The fight against AIDS is so multi-faceted that it's sometimes easy to ignore something as prevalent as poverty, especially in a country like Botswana.  With free testing and ARVs available, and cross-country awareness and prevention programs in place, it seems as if everything is being tackled.  These initiatives are necessary,  but poverty is an issue that cannot be swept under the rug.  There is no straight-line strategy for beating HIV; one must look at the situation from all angles. 
Botswana is a nation obsessed with status.  Last week, President Festus Mogae bought an ad in one of the local papers, urging Batswana to stop spending their money on expensive cars.  While this is true, with many Batswana neglecting their own nutrition and safety to pay for high-end vehicles, Mogae failed to see the big picture.  Government officials demand to be treated with so much reverence that they promote themselves to god-like status.  When these people expect lavish meals and special treatment to attend a poverty awareness even, like October's Stand Up campaign, it is inevitable that they will be emulated.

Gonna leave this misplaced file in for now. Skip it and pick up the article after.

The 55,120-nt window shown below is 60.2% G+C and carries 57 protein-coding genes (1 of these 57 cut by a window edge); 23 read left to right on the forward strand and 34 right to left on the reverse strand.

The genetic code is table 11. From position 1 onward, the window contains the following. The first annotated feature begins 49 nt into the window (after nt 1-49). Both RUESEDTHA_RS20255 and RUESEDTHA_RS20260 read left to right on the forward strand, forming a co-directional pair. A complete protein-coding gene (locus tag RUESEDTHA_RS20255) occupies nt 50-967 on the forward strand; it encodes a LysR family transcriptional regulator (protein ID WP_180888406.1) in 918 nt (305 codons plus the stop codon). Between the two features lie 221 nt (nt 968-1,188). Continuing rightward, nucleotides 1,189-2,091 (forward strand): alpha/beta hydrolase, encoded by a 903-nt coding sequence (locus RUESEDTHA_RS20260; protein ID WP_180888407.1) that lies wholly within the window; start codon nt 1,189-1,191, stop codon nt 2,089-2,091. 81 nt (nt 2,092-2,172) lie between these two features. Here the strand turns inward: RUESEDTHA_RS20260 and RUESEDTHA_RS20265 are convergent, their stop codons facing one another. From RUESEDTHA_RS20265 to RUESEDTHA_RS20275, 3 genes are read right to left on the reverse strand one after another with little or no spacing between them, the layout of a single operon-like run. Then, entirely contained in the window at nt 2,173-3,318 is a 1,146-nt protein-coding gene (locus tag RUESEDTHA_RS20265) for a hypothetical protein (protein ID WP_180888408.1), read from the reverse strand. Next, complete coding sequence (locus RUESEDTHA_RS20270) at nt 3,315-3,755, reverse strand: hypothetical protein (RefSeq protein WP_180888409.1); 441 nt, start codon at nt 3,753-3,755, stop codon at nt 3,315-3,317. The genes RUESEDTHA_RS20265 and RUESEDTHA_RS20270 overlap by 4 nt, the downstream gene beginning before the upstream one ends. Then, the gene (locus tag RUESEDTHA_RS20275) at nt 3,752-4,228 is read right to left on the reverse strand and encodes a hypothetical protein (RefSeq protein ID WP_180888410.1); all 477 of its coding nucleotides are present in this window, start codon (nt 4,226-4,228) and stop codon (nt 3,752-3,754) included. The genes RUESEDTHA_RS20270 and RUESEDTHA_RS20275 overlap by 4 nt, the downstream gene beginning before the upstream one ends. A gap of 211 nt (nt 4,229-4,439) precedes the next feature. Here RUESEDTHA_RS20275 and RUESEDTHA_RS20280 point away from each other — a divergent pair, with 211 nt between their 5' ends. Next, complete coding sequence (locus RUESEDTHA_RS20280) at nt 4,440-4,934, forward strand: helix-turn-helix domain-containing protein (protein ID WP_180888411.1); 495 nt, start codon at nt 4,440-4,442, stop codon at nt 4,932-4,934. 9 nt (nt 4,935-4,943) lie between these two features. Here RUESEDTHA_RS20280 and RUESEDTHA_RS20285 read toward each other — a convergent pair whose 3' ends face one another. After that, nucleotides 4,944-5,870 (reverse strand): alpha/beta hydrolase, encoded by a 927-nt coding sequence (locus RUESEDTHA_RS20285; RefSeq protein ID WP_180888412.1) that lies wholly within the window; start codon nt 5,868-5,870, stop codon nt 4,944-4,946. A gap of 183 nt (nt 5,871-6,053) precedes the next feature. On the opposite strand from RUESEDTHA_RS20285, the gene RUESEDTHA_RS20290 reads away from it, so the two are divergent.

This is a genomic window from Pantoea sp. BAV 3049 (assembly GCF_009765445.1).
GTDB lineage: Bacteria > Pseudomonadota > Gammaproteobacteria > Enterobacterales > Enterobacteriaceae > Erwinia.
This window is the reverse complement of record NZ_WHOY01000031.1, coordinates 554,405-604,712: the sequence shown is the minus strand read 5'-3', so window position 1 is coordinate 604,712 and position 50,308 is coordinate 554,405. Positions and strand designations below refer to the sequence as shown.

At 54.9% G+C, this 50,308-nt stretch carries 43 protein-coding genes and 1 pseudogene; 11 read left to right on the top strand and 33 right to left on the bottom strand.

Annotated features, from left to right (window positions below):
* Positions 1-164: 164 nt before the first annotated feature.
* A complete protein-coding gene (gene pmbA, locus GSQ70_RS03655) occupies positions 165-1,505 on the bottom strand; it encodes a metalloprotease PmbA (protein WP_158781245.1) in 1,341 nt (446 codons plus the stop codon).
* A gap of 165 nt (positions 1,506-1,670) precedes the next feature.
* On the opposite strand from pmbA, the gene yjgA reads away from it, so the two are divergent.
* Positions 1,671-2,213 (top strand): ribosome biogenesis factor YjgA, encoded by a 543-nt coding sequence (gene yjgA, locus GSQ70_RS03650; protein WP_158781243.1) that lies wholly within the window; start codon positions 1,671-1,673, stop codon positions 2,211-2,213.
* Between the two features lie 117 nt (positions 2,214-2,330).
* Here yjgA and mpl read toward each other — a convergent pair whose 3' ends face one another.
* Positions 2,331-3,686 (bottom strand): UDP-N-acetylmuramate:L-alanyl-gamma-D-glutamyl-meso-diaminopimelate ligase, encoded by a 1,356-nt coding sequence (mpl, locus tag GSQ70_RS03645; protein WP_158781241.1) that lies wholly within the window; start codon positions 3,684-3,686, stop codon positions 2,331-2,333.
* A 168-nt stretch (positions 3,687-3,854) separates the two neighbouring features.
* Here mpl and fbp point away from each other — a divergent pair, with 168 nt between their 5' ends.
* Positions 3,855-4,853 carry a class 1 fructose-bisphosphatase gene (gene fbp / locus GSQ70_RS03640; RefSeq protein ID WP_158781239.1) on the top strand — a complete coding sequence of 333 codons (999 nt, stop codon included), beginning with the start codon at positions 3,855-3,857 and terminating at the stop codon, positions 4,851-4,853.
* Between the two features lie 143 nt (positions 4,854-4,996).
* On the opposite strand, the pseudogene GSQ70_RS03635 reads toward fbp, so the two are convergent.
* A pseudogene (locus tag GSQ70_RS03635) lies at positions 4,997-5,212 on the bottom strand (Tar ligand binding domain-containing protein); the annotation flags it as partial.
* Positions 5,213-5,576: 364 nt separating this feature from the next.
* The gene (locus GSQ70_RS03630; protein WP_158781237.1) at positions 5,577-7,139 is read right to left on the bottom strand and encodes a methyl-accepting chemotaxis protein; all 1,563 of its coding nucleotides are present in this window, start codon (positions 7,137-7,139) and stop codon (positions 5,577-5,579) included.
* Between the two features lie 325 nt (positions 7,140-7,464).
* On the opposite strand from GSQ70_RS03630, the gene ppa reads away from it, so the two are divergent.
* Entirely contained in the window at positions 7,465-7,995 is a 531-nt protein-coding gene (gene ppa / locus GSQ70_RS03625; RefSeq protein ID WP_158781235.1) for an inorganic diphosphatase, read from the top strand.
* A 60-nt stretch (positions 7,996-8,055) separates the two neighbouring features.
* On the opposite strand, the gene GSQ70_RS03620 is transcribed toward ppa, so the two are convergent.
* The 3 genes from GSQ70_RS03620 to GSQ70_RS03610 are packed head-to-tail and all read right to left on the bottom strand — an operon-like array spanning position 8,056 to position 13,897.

To the untrained eye, the parking lot of the Ministry of Health building can be mistaken for a Mercedes-Benz parking lot, with the occasional BMW thrown in.  Ironically, the Ministry building can be found across the street from the Immigration Office, where every day, hundreds of immigrants from Zimbabwe, Zambia, and other surrounding countries attempt to extend their stay in hopes of finding a job in Botswana.  
HIV may not stem from poverty, but it would be foolish to ignore poverty's effect on the HIV/AIDS epidemic in Botswana.  With poverty comes a lack of education, poor nutrition, and an increase in the desperation with which people try to make ends meet.  Botswana is not a superpower, but it is one of the wealthier countries in Africa.  It has the resources to mitigate poverty and, hopefully, drastically decrease the rate of HIV infection.  First, we'll just have to convince the president that maybe it's time for a round of government pay cuts, and that Toyota makes a pretty decent car.